Other years when we have gathered for a family Christmas, I have taken advantage of access to an almost-abandoned desktop computer with Internet access, and I have kept up with email and with social media. This year I decided on a whim not to touch that computer. For three days and three nights I was off the Internet. I have some catching up to do, but I gather that nothing happened in the last three days that required my immediate attention. One of my favorite sports teams may have made a change while I wasn’t paying attention, or there might have been some news I missed—although I did have access to the daily newspaper. I didn’t even go online to play nonograms or sudoku; I did do one sudoku by pencil in Saturday’s newspaper.

A holiday fast from the Internet is surprisingly refreshing. I was not completely without electric stimulus: some of us watched football on TV, and if someone wanted to show me a clever meme or video, I obliged. But during those three days and three nights I was interacting with people only if they were in the same room as me, only if we could hear and see one another as we spoke.

Tomorrow I will again catch up. Meanwhile, the chance to catch up with family was a good way to enjoy the Christmas season. And six days of Christmas remain to be celebrated. J.

Ash Wednesday is St. Valentine’s Day

This winter contains several odd conjunctions. January ended with a Super/Blue/Blood moon. February has no full moon, something which happens roughly every seventeen years. March will have a blue moon. And in the middle of February, St. Valentine’s Day will fall on Ash Wednesday, the first day of the season of Lent.

At least two, and possibly three, Christian martyrs named Valentine are remembered on February 14. Popular tradition associates one of them with messages about God’s love, but evidence of such letters does not exist. Probably the romantic aspect of St. Valentine’s Day reflects preChristian celebrations in Europe. Already in midFebruary the new life of spring can be felt or anticipated. Birds gather to migrate north. Early flowers begin to sprout through the snow. Spring training camps open to get ready for the baseball season. No matter what the groundhog said on February 2, by the 14th the world is ready for spring.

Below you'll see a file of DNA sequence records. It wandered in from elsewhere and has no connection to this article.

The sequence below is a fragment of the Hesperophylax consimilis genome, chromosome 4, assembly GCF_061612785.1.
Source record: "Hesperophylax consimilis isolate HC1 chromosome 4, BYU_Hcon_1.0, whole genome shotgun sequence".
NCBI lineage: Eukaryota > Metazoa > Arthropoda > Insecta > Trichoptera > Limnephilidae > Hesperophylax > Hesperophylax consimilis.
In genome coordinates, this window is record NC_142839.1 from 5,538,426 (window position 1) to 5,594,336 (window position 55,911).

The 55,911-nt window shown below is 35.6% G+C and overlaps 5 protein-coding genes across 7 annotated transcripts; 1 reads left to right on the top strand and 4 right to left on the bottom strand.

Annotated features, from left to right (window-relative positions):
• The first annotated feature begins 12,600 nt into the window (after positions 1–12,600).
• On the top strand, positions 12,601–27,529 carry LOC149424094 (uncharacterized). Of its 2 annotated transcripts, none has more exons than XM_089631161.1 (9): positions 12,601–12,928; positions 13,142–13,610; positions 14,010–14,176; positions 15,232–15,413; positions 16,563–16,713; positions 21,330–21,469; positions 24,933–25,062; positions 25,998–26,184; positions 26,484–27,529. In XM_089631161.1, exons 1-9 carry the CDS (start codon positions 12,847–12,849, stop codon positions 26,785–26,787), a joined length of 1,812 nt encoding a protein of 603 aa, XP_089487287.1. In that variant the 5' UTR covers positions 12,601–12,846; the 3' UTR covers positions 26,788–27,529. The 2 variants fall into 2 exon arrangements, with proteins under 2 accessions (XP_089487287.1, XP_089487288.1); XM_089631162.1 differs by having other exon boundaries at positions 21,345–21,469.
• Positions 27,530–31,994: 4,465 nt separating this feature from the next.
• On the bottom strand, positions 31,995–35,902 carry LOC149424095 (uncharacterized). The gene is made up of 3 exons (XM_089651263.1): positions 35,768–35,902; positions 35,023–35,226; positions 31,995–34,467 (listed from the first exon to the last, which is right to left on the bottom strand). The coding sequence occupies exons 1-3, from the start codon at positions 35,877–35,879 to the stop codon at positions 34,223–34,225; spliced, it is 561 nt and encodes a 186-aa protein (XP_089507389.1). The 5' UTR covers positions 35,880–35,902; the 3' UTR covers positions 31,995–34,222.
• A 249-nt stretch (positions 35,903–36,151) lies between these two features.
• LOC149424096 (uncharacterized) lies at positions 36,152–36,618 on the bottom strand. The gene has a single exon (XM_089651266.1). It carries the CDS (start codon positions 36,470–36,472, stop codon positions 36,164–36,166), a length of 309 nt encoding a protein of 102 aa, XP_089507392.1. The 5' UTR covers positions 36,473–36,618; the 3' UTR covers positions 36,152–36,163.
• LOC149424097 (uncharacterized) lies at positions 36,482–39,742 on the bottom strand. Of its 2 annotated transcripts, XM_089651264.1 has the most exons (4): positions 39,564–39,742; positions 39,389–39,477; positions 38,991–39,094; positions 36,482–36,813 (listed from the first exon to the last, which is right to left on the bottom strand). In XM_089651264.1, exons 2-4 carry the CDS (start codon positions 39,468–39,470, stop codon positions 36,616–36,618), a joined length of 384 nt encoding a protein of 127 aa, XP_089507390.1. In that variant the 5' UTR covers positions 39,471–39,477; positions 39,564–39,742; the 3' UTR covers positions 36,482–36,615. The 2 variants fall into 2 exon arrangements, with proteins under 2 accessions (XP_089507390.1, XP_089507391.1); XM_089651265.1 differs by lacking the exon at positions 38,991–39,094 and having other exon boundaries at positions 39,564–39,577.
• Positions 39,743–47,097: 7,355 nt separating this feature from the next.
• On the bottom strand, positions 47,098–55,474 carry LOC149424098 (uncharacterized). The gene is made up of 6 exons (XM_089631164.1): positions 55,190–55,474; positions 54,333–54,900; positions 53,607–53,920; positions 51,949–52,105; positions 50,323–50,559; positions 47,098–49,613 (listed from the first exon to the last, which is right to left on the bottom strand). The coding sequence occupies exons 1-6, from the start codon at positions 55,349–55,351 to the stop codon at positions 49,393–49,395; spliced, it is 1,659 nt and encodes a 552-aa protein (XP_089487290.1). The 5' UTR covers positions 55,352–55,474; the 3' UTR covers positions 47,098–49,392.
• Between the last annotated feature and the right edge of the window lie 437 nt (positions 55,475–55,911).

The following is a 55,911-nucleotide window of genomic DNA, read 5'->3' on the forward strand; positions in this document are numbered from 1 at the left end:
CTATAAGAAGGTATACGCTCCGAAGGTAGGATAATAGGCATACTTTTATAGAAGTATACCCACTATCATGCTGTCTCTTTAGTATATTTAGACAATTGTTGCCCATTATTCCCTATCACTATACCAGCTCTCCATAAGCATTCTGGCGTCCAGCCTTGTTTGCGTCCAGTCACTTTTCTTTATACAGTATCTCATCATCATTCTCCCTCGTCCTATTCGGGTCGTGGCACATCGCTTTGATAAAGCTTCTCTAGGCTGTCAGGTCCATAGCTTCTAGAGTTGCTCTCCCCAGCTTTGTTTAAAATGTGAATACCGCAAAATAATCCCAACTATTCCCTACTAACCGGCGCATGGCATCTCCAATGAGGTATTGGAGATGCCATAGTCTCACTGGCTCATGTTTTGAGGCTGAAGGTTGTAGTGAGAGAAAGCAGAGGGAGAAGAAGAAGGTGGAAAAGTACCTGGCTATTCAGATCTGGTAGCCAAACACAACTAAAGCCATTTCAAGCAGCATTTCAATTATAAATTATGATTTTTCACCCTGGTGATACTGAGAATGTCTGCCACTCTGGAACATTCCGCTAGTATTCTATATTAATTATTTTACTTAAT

From early times, Christians have used the last weeks of winter as a time to prepare for the observance of Good Friday and the celebration of Easter. The season of Lent consists of forty days plus six Sundays—each Sunday being a weekly reminder of the resurrection and so not counted among the forty days of Lent. Traditional churches treat Lent as a time of somber reflection and repentance. Christians remember that Jesus suffered and died on a cross to pay for our sins. Thinking about his sacrifice and our sins during Lent, traditional Christians change even Sunday worship. Praise songs are replaced with Lenten hymns. Flowers on the altar and other decorations are eliminated or reduced. Additional services are added to the schedule, often with a theme that prepares for the coming of Holy Week.

Many Christians choose to fast during Lent. They voluntarily surrender some usual pleasure during the forty days and six Sundays of Lent. Some give up candy. Some give up alcohol. Some give up video games. Fasting is not intended for self-improvement in a worldly sense, although giving up certain foods and beverages might have that effect. Fasting does not force God to provide blessings that he has withheld. Instead, fasting shows dedication to God. It provides evidence that God is more important than worldly pleasures. Fasting teaches self-control. When a Christian can say no to candy or video games for six-and-a-half weeks, that Christian is made stronger, able to say no to temptations to sin. Fasting also teaches compassion. When we go without luxuries, we understand how it feels to live without those luxuries because of poverty rather than choice.

The sinful world can take even the most noble customs of the church and pervert them into something twisted and strange. Plans to fast during Lent lead to a desire to use up the luxury before it is forbidden. What was once a simple matter of eating the last butter and eggs in the kitchen, or having one last piece of candy or one last martini, has become Mardi Gras and Carnival—riotous celebrations of worldliness that have more to do with darkness than with light. Perhaps those people who take part in Mardi Gras are more inclined to repent when they awaken on Ash Wednesday than their sober neighbors. All the same, a day and a season focused on repentance is not intended to encourage greater sin in advance, even if that does offer more reason to repent.